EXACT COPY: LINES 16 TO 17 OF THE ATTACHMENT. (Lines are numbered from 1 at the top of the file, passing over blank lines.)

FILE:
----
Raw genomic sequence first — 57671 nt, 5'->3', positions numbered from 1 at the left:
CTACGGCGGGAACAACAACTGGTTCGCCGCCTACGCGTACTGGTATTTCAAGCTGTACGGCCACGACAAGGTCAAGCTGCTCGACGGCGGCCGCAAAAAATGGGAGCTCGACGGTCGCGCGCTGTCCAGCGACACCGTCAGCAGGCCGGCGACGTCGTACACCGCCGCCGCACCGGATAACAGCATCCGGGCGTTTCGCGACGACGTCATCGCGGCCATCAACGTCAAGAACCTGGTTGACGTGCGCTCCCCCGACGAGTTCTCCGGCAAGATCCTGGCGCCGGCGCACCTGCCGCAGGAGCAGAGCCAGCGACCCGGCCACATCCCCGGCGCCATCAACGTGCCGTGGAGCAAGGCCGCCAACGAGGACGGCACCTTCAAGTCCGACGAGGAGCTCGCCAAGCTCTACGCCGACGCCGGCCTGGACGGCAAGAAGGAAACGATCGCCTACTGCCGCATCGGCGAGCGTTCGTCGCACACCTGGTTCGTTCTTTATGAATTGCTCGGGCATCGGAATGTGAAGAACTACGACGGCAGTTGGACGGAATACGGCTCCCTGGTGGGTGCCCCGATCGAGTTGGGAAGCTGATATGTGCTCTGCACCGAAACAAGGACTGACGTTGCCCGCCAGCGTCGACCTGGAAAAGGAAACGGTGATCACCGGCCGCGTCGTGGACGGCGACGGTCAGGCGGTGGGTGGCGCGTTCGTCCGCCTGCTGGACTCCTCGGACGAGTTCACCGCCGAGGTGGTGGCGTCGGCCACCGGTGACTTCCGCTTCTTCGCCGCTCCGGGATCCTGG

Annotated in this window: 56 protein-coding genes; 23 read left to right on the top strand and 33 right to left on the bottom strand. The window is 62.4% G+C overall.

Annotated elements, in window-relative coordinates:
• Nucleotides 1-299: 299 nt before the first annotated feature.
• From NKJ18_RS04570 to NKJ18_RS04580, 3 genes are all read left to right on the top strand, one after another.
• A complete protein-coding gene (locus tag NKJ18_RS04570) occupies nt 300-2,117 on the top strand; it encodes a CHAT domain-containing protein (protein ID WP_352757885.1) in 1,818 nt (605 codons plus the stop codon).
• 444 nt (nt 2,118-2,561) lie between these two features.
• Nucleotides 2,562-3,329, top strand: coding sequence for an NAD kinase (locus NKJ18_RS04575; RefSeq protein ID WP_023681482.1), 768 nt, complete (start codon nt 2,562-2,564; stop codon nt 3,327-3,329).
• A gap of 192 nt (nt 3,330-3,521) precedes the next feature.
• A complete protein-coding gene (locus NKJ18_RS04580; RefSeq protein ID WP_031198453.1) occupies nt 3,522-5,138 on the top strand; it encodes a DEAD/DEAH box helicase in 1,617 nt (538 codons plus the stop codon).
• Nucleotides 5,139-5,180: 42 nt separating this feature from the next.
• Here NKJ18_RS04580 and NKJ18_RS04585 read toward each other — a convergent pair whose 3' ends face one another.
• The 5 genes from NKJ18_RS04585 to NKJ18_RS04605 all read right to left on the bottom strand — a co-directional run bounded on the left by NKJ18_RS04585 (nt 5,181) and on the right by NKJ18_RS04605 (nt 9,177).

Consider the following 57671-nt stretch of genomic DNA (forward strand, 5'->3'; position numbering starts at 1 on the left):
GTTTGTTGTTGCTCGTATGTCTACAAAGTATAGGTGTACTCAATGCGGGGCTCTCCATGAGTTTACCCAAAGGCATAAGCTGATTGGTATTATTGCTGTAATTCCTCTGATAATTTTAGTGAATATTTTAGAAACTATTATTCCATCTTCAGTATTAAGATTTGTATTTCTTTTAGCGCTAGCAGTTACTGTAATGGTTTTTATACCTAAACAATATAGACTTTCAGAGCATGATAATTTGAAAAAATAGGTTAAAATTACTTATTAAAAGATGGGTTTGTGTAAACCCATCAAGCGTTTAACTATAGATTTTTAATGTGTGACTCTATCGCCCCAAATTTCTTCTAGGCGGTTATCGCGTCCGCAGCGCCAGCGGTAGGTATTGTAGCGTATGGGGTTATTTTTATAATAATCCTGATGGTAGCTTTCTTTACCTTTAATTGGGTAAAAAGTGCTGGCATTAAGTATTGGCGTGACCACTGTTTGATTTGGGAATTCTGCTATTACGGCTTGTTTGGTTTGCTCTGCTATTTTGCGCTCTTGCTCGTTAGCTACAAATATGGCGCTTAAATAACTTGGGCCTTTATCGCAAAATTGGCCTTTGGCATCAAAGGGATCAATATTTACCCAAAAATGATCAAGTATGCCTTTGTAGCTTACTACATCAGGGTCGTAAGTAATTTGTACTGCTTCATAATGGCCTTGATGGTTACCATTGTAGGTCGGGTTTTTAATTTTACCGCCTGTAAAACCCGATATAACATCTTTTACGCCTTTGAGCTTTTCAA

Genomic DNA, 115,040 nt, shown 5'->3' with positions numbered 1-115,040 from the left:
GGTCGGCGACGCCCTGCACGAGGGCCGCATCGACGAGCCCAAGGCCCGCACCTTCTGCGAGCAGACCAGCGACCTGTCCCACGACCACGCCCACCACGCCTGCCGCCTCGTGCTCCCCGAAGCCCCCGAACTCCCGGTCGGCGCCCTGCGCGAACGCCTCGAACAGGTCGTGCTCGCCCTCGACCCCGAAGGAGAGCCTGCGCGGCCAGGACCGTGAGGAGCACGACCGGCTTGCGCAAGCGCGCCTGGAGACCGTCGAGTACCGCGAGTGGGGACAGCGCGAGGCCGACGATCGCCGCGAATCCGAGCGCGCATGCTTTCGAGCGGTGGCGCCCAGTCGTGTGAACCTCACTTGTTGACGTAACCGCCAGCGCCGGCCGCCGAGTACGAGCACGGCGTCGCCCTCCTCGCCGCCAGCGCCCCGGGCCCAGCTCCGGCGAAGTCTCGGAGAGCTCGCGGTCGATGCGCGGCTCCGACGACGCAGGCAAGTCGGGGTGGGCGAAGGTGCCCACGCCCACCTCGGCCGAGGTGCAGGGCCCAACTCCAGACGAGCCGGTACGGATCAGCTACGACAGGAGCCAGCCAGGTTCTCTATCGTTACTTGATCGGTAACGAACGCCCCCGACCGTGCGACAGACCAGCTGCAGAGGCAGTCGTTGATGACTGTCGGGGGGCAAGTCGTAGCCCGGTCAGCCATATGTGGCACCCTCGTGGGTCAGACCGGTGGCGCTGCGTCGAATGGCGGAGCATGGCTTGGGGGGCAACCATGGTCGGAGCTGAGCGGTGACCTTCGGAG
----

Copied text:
GTTTGTTGTTGCTCGTATGTCTACAAAGTATAGGTGTACTCAATGCGGGGCTCTCCATGAGTTTACCCAAAGGCATAAGCTGATTGGTATTATTGCTGTAATTCCTCTGATAATTTTAGTGAATATTTTAGAAACTATTATTCCATCTTCAGTATTAAGATTTGTATTTCTTTTAGCGCTAGCAGTTACTGTAATGGTTTTTATACCTAAACAATATAGACTTTCAGAGCATGATAATTTGAAAAAATAGGTTAAAATTACTTATTAAAAGATGGGTTTGTGTAAACCCATCAAGCGTTTAACTATAGATTTTTAATGTGTGACTCTATCGCCCCAAATTTCTTCTAGGCGGTTATCGCGTCCGCAGCGCCAGCGGTAGGTATTGTAGCGTATGGGGTTATTTTTATAATAATCCTGATGGTAGCTTTCTTTACCTTTAATTGGGTAAAAAGTGCTGGCATTAAGTATTGGCGTGACCACTGTTTGATTTGGGAATTCTGCTATTACGGCTTGTTTGGTTTGCTCTGCTATTTTGCGCTCTTGCTCGTTAGCTACAAATATGGCGCTTAAATAACTTGGGCCTTTATCGCAAAATTGGCCTTTGGCATCAAAGGGATCAATATTTACCCAAAAATGATCAAGTATGCCTTTGTAGCTTACTACATCAGGGTCGTAAGTAATTTGTACTGCTTCATAATGGCCTTGATGGTTACCATTGTAGGTCGGGTTTTTAATTTTACCGCCTGTAAAACCCGATATAACATCTTTTACGCCTTTGAGCTTTTCAA

Genomic DNA, 115,040 nt, shown 5'->3' with positions numbered 1-115,040 from the left: